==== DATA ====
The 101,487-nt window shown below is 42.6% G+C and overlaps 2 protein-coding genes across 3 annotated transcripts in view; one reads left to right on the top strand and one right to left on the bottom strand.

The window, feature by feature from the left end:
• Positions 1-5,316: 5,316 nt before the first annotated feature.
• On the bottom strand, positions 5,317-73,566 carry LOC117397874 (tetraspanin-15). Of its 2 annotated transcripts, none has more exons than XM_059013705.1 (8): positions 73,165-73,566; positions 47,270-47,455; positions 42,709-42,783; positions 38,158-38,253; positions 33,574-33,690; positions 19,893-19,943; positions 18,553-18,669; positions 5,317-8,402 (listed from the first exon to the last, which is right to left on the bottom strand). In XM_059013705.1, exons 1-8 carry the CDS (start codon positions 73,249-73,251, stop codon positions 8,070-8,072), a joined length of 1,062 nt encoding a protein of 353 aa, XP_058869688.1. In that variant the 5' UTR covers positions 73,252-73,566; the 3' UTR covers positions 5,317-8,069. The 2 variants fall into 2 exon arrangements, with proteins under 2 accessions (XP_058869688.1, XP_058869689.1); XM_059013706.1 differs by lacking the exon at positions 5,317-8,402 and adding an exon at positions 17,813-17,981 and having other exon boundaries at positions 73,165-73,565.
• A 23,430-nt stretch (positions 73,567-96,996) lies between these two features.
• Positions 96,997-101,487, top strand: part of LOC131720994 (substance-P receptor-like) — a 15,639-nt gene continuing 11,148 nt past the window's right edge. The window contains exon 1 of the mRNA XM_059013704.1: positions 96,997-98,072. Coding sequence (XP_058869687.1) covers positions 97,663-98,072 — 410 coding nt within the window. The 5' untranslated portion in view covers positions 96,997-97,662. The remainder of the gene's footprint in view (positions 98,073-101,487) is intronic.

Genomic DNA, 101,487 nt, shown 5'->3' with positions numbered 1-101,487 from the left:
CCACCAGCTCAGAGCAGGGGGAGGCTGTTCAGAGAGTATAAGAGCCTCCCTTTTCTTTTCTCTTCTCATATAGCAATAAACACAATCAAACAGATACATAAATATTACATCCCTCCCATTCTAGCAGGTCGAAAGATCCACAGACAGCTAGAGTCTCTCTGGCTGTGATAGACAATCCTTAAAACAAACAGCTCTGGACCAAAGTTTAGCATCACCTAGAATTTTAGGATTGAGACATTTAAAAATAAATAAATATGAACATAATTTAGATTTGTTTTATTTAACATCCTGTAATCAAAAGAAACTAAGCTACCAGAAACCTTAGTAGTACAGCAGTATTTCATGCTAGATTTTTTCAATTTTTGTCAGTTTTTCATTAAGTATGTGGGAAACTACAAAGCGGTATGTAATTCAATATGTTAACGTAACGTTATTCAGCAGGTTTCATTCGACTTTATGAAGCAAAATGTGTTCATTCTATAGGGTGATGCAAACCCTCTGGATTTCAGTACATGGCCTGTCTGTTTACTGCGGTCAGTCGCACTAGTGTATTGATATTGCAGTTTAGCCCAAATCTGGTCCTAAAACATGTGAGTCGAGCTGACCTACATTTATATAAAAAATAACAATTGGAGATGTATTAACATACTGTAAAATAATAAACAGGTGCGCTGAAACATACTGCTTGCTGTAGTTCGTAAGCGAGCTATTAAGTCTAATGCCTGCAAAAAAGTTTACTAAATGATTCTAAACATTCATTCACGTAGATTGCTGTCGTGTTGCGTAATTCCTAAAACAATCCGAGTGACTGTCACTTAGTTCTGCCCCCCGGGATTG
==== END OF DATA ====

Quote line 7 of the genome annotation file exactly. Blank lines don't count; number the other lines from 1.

Genomic DNA, 101,487 nt, shown 5'->3' with positions numbered 1-101,487 from the left: